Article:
11 Do’s and Don’ts for a Great Phone Interview

phone-interview-dos-donts

For 95% of IT candidates, phone screens are the first step in a longer interview process – an important opportunity to make a good first impression and get your foot in the door.  The hiring manager already sees something special in your resume, so apply these phone interview tips for planning and professionalism, and you’ll be one step closer to a face-to-face. 

DO Your Research
With all the online resources available today, there’s no excuse for not doing your homework.  Researching the company (corporate website, news stories, blogs, social networks) and the hiring manager (LinkedIn) prior to the interview, shows you’ve taken an interest in the job beyond simply sending a resume. Gather some background info beforehand and it will show you care about the opportunity.

DON’T Surround Yourself with Crying Babies & Noisy Pets
We love babies, but make sure you’re in a quiet room free of noise well before you take the call. These distractions reflect poorly upon your planning skills, make you lose focus, and are annoying to the person interviewing you.

DO Charge Your Cell Phone & Disable Distracting Features
A dead or dying cell phone battery is frustrating to both sides, and it suggests you’re not good at planning ahead. Land lines are preferred, but at the very least, take the call on a full cell phone battery.  And make sure you turn off any smart phone features that could interrupt your conversation:  text and email alerts, call waiting, etc.

DO Speak Clearly & Coherently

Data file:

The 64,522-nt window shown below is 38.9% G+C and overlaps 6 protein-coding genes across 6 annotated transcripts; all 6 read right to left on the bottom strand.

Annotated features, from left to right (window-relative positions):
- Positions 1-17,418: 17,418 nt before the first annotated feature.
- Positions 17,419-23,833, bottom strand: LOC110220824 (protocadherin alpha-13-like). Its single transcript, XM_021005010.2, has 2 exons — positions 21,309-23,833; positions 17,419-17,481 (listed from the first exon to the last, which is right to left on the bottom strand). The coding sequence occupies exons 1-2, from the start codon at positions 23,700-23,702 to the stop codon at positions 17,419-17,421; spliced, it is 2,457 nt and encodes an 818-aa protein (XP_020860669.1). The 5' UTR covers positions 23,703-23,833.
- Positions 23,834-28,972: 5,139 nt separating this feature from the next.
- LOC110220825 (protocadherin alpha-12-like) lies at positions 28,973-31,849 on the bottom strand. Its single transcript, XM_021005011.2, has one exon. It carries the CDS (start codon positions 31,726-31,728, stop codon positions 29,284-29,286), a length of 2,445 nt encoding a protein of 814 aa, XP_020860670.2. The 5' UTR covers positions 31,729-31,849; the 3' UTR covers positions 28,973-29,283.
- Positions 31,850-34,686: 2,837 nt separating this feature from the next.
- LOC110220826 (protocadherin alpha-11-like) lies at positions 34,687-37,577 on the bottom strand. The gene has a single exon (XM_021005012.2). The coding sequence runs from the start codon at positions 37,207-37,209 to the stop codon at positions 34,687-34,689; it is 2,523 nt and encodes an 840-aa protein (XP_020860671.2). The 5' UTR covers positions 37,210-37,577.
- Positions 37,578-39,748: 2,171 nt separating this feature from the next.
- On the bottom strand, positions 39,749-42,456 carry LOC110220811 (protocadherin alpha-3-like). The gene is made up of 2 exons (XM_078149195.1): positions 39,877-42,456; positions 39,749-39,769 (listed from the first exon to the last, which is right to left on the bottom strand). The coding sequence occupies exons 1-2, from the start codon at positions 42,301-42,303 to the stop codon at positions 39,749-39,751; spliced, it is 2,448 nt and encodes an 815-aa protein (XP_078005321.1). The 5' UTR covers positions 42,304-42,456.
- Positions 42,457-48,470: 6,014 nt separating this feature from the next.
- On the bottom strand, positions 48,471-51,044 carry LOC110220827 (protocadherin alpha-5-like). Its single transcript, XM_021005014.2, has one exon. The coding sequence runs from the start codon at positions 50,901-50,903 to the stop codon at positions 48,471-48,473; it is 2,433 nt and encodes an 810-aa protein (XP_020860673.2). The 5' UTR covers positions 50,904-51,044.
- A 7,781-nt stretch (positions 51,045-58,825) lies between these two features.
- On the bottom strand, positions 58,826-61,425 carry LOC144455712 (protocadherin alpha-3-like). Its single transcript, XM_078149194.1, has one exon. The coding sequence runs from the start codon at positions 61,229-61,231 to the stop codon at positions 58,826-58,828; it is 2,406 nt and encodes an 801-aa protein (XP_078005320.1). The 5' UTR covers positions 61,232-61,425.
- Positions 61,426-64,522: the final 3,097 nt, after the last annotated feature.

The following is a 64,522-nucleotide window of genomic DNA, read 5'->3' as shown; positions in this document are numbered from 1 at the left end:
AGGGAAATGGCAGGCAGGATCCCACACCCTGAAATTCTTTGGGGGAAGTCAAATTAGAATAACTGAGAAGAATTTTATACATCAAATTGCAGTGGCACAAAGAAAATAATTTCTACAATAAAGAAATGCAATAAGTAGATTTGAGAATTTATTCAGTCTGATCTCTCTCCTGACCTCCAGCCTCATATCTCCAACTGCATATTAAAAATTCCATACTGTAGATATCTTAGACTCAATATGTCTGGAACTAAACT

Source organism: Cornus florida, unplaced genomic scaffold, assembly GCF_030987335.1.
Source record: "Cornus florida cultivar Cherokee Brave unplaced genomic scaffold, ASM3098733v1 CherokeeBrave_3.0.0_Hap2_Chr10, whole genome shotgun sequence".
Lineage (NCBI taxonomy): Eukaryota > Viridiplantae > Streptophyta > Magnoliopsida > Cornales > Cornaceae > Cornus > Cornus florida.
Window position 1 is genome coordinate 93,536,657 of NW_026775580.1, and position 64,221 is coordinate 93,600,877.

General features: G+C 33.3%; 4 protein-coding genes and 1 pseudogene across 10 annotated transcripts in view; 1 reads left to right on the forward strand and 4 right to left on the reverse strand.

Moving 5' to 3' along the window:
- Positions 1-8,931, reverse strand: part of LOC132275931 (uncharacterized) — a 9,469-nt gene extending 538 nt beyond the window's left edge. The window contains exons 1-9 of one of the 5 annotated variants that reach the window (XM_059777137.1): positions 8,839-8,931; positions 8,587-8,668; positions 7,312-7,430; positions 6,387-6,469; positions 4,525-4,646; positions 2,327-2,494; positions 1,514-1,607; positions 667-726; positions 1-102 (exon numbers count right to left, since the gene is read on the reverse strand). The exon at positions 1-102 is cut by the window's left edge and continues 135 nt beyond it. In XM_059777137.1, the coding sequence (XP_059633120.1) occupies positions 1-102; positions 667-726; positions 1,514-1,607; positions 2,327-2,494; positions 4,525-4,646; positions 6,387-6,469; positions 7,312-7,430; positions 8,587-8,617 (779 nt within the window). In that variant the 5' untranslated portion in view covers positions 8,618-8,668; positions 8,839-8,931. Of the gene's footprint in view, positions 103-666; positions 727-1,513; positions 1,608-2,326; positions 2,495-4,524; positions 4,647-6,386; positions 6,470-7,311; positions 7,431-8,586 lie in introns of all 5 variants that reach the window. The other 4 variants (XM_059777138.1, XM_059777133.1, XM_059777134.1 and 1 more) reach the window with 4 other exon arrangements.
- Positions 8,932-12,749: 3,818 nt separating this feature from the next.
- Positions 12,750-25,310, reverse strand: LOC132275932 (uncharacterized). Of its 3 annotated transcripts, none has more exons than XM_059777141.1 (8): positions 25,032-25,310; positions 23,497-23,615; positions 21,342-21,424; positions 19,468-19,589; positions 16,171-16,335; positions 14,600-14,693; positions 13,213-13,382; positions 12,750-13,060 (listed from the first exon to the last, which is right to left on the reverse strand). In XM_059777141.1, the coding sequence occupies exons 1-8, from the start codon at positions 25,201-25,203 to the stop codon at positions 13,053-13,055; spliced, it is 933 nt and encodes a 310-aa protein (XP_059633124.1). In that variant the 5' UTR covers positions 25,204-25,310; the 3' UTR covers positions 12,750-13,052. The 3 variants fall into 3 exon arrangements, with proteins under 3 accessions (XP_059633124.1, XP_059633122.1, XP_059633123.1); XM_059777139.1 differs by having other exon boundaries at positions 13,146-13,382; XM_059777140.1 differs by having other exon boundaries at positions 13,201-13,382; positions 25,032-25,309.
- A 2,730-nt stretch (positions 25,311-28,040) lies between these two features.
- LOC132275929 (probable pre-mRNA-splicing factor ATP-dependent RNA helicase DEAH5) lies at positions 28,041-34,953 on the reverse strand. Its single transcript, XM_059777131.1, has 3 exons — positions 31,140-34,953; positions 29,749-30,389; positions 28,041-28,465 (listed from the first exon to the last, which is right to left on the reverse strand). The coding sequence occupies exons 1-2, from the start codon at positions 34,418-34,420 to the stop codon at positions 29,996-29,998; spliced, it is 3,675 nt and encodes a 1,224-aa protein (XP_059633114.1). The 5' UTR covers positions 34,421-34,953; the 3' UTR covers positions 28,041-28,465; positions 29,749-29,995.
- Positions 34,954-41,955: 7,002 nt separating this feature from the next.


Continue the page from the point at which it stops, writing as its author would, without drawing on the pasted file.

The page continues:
If you have an accent or are nervous, focus on slowing down your speech so you are easily understood.  If the interviewer is hard to understand, don’t be shy about asking them nicely to repeat a question.

DON’T Let Them Hear You Typing, Clicking or Turning Pages
When an interviewer is testing your knowledge of C++ multithreading, they probably don’t want you frantically asking Google for the answers. Make sure your keyboard typing or paging through a reference book isn’t audible. Of course, it’s always better if you know your stuff in the first place.

DON’T Come Across as a Know-it-All
No one likes a know-it-all, and a hiring manager is even less likely to want to employ one as a direct report.

DON’T Say You’re a “10” at Anything
People who rate their skills in any area a “perfect 10″ tend to believe they don’t have any room for improvement. They’re also more likely to think they’re better than their peers at a given task or skill. Most employers are interested in hiring people who are eager to learn and grow.

DON’T Ask Them if They Like Their Job
A candidate did this recently at the end of an interview that was going well. It turned the manager off so much that they didn’t call him in for a face-to-face.  Asking questions is, generally, a good thing. But questions like this can put hiring managers on the spot and are considered inappropriate. And a little creepy. They’re better off avoided.

DON’T Go Off on Tangents
Stick to the questions asked. This is especially true for those who tend to dig themselves into a hole the more they talk.

DON’T Interview Drunk
Yes, this has happened. No, the person was not hired.

DON’T Be Argumentative
If they tell you your answer to XYZ is wrong and you know you’re right, calmly explain how you came to your answer, but don’t argue.  Be nice, humble, and when in doubt, the employer is always right.